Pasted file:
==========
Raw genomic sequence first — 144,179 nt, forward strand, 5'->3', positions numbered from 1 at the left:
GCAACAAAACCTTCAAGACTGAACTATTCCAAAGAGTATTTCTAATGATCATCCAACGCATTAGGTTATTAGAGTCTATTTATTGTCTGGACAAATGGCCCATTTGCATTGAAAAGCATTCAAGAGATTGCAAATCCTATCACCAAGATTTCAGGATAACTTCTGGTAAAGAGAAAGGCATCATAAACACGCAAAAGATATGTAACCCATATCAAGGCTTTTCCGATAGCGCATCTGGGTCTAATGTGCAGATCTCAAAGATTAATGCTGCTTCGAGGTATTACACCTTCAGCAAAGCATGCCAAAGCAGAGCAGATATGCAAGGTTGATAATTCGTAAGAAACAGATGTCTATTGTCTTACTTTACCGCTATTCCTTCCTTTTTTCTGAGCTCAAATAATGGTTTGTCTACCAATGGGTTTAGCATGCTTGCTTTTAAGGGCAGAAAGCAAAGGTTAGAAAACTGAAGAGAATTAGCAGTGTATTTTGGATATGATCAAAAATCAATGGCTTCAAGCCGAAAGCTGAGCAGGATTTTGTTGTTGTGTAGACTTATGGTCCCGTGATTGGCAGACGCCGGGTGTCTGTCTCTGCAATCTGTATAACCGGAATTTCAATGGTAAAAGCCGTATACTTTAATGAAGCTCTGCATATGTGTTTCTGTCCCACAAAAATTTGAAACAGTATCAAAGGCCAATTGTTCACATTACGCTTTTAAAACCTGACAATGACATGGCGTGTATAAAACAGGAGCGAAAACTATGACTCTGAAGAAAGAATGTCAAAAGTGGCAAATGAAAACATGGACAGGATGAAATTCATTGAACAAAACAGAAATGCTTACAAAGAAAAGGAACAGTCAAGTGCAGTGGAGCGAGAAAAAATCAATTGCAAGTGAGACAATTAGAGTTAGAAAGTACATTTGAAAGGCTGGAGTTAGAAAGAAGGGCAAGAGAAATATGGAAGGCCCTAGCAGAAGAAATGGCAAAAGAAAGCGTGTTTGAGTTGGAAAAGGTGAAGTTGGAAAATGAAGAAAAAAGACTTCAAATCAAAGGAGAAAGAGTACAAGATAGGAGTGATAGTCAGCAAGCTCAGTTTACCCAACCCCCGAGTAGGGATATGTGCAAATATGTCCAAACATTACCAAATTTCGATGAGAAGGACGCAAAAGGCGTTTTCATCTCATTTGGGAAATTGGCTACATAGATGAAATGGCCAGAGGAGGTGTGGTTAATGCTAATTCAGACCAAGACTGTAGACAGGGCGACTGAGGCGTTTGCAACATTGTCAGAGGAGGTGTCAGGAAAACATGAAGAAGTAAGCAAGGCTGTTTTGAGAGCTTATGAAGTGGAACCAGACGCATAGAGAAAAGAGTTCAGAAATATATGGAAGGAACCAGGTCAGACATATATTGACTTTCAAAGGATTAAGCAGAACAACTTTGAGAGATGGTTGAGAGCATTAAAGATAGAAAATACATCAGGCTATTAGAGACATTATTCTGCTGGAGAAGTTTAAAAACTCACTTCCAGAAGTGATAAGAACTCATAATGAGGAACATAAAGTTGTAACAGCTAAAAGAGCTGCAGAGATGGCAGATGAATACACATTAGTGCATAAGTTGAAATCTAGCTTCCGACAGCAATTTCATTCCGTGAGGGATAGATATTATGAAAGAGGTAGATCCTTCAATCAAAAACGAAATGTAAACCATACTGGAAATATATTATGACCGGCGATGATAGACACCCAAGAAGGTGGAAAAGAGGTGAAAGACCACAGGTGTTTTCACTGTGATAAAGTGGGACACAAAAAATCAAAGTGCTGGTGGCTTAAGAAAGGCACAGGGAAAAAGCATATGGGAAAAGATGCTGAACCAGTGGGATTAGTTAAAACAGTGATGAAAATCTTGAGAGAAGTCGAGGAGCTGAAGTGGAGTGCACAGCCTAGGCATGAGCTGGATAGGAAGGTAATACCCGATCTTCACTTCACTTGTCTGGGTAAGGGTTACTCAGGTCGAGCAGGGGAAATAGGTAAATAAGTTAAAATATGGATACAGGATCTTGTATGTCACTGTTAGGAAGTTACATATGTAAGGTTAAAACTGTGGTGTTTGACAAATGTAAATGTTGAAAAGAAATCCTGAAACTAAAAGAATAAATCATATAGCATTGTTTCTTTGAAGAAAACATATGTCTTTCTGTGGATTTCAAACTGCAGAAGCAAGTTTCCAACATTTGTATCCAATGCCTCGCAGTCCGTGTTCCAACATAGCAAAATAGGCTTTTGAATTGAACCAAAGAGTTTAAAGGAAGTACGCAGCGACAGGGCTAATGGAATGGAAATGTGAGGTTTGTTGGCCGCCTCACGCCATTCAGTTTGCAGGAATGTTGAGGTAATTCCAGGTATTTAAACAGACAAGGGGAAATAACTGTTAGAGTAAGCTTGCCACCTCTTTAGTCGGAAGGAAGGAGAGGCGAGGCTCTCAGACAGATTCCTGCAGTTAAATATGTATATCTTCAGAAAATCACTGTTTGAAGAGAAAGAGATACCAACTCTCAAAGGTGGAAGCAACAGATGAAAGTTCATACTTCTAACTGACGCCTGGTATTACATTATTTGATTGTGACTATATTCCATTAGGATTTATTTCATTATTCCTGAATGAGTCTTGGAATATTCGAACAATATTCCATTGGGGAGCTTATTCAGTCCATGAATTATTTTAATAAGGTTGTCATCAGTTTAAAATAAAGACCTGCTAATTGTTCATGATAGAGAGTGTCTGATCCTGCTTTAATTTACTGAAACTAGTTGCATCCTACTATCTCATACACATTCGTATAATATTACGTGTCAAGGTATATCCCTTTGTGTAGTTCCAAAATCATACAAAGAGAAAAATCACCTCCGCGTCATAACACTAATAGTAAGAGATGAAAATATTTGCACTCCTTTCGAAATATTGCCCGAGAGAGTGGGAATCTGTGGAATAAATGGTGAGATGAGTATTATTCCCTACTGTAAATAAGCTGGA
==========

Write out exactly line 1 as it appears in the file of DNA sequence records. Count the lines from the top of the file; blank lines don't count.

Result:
Raw genomic sequence first — 144,179 nt, forward strand, 5'->3', positions numbered from 1 at the left: